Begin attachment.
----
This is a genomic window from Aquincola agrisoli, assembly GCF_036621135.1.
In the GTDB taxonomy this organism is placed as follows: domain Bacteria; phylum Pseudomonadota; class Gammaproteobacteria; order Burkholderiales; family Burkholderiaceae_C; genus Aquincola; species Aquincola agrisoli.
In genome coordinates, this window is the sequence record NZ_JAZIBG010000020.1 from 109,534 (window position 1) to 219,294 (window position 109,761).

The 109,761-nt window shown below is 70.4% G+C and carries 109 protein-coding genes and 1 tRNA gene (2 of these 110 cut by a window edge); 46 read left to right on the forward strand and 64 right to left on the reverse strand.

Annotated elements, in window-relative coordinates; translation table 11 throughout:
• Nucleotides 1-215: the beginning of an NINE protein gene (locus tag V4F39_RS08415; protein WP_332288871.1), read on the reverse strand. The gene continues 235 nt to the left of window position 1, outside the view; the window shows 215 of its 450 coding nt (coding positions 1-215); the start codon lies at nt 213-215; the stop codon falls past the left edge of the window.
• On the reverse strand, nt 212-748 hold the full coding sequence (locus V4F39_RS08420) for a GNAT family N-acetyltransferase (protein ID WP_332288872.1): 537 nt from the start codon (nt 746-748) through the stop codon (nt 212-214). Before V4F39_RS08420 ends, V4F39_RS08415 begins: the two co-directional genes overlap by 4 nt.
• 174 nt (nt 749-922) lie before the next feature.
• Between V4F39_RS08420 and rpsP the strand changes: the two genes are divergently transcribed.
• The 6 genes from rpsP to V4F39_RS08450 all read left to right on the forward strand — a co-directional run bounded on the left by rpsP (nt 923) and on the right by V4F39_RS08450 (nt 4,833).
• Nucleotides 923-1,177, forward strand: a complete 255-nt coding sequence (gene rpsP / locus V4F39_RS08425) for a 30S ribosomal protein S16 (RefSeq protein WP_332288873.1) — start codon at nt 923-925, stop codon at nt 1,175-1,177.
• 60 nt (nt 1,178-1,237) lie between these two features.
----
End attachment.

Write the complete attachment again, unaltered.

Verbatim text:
This is a genomic window from Aquincola agrisoli, assembly GCF_036621135.1.
In the GTDB taxonomy this organism is placed as follows: domain Bacteria; phylum Pseudomonadota; class Gammaproteobacteria; order Burkholderiales; family Burkholderiaceae_C; genus Aquincola; species Aquincola agrisoli.
In genome coordinates, this window is the sequence record NZ_JAZIBG010000020.1 from 109,534 (window position 1) to 219,294 (window position 109,761).

The 109,761-nt window shown below is 70.4% G+C and carries 109 protein-coding genes and 1 tRNA gene (2 of these 110 cut by a window edge); 46 read left to right on the forward strand and 64 right to left on the reverse strand.

Annotated elements, in window-relative coordinates; translation table 11 throughout:
• Nucleotides 1-215: the beginning of an NINE protein gene (locus tag V4F39_RS08415; protein WP_332288871.1), read on the reverse strand. The gene continues 235 nt to the left of window position 1, outside the view; the window shows 215 of its 450 coding nt (coding positions 1-215); the start codon lies at nt 213-215; the stop codon falls past the left edge of the window.
• On the reverse strand, nt 212-748 hold the full coding sequence (locus V4F39_RS08420) for a GNAT family N-acetyltransferase (protein ID WP_332288872.1): 537 nt from the start codon (nt 746-748) through the stop codon (nt 212-214). Before V4F39_RS08420 ends, V4F39_RS08415 begins: the two co-directional genes overlap by 4 nt.
• 174 nt (nt 749-922) lie before the next feature.
• Between V4F39_RS08420 and rpsP the strand changes: the two genes are divergently transcribed.
• The 6 genes from rpsP to V4F39_RS08450 all read left to right on the forward strand — a co-directional run bounded on the left by rpsP (nt 923) and on the right by V4F39_RS08450 (nt 4,833).
• Nucleotides 923-1,177, forward strand: a complete 255-nt coding sequence (gene rpsP / locus V4F39_RS08425) for a 30S ribosomal protein S16 (RefSeq protein WP_332288873.1) — start codon at nt 923-925, stop codon at nt 1,175-1,177.
• 60 nt (nt 1,178-1,237) lie between these two features.